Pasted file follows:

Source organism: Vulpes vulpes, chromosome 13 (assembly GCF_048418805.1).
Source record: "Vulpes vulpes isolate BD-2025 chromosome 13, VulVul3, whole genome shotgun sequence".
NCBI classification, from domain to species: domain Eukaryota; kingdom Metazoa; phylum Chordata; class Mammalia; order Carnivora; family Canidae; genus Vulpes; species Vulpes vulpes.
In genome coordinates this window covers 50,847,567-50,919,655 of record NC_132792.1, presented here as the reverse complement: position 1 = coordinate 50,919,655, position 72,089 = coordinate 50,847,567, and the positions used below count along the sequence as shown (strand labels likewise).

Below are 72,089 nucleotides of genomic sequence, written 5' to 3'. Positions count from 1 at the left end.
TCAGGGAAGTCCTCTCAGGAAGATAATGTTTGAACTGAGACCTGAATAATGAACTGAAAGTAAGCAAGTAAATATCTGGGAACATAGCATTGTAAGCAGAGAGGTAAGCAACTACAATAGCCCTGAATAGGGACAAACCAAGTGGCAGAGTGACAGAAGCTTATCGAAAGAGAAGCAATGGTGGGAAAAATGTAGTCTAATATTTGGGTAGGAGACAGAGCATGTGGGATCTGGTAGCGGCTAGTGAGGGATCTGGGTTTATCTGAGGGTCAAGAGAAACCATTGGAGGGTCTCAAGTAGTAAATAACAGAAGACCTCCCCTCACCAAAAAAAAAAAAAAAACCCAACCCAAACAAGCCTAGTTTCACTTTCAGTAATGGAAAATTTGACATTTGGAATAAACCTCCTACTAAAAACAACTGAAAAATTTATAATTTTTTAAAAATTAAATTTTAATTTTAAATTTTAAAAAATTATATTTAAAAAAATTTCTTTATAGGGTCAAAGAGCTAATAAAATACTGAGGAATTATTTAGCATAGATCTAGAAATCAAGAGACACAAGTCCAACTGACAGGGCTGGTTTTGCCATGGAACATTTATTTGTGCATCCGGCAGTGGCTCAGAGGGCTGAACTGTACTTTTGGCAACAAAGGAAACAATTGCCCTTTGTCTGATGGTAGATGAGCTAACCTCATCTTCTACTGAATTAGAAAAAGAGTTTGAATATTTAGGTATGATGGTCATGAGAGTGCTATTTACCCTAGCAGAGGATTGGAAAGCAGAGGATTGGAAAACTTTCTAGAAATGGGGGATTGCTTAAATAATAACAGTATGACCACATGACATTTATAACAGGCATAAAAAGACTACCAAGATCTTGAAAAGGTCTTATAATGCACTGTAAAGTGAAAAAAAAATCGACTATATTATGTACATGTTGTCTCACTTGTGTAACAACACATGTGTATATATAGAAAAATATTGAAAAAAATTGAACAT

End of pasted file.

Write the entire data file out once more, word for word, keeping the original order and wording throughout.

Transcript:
Source organism: Vulpes vulpes, chromosome 13 (assembly GCF_048418805.1).
Source record: "Vulpes vulpes isolate BD-2025 chromosome 13, VulVul3, whole genome shotgun sequence".
NCBI classification, from domain to species: domain Eukaryota; kingdom Metazoa; phylum Chordata; class Mammalia; order Carnivora; family Canidae; genus Vulpes; species Vulpes vulpes.
In genome coordinates this window covers 50,847,567-50,919,655 of record NC_132792.1, presented here as the reverse complement: position 1 = coordinate 50,919,655, position 72,089 = coordinate 50,847,567, and the positions used below count along the sequence as shown (strand labels likewise).

Below are 72,089 nucleotides of genomic sequence, written 5' to 3'. Positions count from 1 at the left end.
TCAGGGAAGTCCTCTCAGGAAGATAATGTTTGAACTGAGACCTGAATAATGAACTGAAAGTAAGCAAGTAAATATCTGGGAACATAGCATTGTAAGCAGAGAGGTAAGCAACTACAATAGCCCTGAATAGGGACAAACCAAGTGGCAGAGTGACAGAAGCTTATCGAAAGAGAAGCAATGGTGGGAAAAATGTAGTCTAATATTTGGGTAGGAGACAGAGCATGTGGGATCTGGTAGCGGCTAGTGAGGGATCTGGGTTTATCTGAGGGTCAAGAGAAACCATTGGAGGGTCTCAAGTAGTAAATAACAGAAGACCTCCCCTCACCAAAAAAAAAAAAAAAACCCAACCCAAACAAGCCTAGTTTCACTTTCAGTAATGGAAAATTTGACATTTGGAATAAACCTCCTACTAAAAACAACTGAAAAATTTATAATTTTTTAAAAATTAAATTTTAATTTTAAATTTTAAAAAATTATATTTAAAAAAATTTCTTTATAGGGTCAAAGAGCTAATAAAATACTGAGGAATTATTTAGCATAGATCTAGAAATCAAGAGACACAAGTCCAACTGACAGGGCTGGTTTTGCCATGGAACATTTATTTGTGCATCCGGCAGTGGCTCAGAGGGCTGAACTGTACTTTTGGCAACAAAGGAAACAATTGCCCTTTGTCTGATGGTAGATGAGCTAACCTCATCTTCTACTGAATTAGAAAAAGAGTTTGAATATTTAGGTATGATGGTCATGAGAGTGCTATTTACCCTAGCAGAGGATTGGAAAGCAGAGGATTGGAAAACTTTCTAGAAATGGGGGATTGCTTAAATAATAACAGTATGACCACATGACATTTATAACAGGCATAAAAAGACTACCAAGATCTTGAAAAGGTCTTATAATGCACTGTAAAGTGAAAAAAAAATCGACTATATTATGTACATGTTGTCTCACTTGTGTAACAACACATGTGTATATATAGAAAAATATTGAAAAAAATTGAACAT